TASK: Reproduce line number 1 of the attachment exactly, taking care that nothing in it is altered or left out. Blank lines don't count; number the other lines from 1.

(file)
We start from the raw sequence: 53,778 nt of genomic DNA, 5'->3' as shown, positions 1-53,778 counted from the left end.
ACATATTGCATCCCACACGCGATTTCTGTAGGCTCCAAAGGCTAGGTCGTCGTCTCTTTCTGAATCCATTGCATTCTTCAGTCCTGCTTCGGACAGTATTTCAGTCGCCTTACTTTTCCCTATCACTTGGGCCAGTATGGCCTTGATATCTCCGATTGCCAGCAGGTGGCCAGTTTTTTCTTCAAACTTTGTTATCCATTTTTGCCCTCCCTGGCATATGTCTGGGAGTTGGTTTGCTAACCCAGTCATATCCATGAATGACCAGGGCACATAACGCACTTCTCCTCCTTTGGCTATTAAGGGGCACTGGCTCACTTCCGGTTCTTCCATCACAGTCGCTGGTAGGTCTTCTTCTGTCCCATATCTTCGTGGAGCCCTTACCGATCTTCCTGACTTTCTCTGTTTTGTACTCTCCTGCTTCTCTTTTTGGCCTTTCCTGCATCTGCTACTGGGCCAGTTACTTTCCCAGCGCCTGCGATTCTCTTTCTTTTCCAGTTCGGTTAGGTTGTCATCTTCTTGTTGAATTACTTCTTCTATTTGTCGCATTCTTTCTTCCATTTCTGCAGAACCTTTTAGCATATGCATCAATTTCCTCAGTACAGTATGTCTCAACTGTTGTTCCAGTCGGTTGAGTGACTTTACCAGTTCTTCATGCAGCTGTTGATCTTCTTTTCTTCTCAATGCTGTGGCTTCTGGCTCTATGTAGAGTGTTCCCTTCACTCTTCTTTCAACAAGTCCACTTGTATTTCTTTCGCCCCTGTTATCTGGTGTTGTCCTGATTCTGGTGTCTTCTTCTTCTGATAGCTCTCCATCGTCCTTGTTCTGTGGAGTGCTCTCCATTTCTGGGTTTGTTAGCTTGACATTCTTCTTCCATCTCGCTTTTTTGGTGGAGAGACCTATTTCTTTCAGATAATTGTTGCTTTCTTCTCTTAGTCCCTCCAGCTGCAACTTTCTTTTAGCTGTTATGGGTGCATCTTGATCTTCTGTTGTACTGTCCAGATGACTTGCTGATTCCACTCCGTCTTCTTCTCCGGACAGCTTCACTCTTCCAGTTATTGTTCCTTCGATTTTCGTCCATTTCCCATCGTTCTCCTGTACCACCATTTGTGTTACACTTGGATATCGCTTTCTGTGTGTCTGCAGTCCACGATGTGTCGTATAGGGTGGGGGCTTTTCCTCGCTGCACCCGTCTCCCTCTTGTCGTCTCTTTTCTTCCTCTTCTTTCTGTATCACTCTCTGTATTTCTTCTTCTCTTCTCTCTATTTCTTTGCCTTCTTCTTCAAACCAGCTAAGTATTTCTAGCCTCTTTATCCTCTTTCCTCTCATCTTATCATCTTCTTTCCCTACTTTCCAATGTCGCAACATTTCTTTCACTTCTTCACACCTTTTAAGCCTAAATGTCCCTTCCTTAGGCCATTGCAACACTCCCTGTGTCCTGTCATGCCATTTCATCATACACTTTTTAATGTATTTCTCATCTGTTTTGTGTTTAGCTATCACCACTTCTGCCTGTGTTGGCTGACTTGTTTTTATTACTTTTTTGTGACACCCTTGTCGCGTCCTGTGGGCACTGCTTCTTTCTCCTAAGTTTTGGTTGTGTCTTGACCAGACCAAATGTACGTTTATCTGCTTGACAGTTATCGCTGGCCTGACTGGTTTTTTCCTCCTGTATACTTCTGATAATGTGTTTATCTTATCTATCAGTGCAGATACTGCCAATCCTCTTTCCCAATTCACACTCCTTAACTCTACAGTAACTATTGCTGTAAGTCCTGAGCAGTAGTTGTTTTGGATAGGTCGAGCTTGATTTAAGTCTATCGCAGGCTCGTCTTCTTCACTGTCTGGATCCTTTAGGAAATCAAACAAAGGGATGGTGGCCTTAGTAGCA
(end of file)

We start from the raw sequence: 53,778 nt of genomic DNA, 5'->3' as shown, positions 1-53,778 counted from the left end.